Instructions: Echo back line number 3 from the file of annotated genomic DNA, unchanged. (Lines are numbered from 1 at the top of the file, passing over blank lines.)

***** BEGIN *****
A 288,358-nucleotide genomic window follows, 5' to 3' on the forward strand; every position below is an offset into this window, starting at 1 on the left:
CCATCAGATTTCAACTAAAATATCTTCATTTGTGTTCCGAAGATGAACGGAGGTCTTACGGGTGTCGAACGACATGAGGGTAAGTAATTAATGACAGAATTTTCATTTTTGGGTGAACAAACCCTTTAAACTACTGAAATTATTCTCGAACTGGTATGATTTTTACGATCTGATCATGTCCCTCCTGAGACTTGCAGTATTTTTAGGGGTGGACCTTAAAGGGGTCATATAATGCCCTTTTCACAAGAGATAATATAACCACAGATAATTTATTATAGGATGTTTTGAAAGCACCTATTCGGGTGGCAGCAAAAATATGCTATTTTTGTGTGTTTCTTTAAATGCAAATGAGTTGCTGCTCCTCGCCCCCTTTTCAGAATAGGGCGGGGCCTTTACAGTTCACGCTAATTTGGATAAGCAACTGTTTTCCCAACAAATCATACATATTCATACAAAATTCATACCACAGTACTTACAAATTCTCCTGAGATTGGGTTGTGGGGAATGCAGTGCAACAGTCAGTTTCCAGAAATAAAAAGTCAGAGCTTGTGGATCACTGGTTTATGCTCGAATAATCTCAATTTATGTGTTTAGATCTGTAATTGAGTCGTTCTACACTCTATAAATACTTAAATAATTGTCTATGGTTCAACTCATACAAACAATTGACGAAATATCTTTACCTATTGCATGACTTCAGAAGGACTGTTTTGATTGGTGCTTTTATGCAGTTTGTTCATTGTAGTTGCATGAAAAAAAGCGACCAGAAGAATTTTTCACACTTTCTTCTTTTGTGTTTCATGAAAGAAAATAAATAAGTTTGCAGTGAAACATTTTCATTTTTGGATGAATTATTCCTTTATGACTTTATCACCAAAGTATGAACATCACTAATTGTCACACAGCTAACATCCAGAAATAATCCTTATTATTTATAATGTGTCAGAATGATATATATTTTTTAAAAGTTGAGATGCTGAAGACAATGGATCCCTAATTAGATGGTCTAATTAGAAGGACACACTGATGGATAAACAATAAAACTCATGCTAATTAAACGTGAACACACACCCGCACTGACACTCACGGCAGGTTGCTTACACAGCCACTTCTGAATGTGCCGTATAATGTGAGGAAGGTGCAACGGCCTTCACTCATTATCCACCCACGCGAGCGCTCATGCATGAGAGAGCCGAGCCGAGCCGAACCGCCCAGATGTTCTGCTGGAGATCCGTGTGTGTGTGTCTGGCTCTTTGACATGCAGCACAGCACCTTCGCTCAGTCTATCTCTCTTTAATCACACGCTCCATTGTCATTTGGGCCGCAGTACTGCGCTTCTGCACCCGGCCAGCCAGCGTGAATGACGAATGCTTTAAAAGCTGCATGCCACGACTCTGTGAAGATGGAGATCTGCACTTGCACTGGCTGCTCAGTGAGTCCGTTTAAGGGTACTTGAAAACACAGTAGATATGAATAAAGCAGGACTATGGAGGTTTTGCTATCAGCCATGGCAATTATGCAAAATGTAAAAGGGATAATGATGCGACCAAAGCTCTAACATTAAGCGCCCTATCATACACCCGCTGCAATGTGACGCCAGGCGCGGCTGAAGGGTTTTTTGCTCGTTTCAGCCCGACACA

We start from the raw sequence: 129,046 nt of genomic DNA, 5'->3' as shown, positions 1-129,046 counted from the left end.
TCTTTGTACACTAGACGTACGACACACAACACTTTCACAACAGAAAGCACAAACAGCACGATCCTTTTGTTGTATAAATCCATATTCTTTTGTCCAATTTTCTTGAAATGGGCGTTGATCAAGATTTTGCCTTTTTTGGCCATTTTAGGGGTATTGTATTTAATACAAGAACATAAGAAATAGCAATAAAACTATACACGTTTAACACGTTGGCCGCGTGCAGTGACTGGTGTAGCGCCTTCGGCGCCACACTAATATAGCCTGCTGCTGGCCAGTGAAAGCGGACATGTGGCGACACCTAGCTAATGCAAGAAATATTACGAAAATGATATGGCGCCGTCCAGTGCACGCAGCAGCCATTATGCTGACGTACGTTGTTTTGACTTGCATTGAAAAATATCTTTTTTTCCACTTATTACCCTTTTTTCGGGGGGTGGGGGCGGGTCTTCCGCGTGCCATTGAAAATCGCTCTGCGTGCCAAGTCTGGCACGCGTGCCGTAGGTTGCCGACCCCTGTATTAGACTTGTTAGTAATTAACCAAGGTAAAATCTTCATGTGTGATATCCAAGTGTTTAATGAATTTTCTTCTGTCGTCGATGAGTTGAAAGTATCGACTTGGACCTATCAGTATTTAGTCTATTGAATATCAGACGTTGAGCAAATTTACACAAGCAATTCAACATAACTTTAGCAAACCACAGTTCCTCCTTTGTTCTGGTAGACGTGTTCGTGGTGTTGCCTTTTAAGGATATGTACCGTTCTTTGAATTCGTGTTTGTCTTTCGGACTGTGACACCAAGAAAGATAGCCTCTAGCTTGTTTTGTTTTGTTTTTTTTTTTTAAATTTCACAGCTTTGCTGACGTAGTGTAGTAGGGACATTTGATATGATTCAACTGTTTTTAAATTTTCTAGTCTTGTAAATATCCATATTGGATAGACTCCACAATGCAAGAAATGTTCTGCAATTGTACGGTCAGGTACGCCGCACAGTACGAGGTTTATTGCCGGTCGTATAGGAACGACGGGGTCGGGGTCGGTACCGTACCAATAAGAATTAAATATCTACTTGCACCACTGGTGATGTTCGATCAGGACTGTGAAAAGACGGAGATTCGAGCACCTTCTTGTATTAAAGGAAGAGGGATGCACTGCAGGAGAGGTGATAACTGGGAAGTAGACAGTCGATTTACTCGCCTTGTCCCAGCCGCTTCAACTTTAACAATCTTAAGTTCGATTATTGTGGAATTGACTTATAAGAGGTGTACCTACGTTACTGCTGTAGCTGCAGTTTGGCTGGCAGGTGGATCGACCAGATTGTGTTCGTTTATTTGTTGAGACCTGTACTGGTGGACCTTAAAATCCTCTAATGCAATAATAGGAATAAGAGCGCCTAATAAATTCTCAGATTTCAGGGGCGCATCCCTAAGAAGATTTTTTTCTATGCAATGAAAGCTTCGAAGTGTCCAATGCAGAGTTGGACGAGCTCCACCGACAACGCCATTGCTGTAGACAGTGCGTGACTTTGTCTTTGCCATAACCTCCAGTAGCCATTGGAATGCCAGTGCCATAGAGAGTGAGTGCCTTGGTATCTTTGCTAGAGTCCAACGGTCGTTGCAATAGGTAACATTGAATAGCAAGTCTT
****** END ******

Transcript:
We start from the raw sequence: 129,046 nt of genomic DNA, 5'->3' as shown, positions 1-129,046 counted from the left end.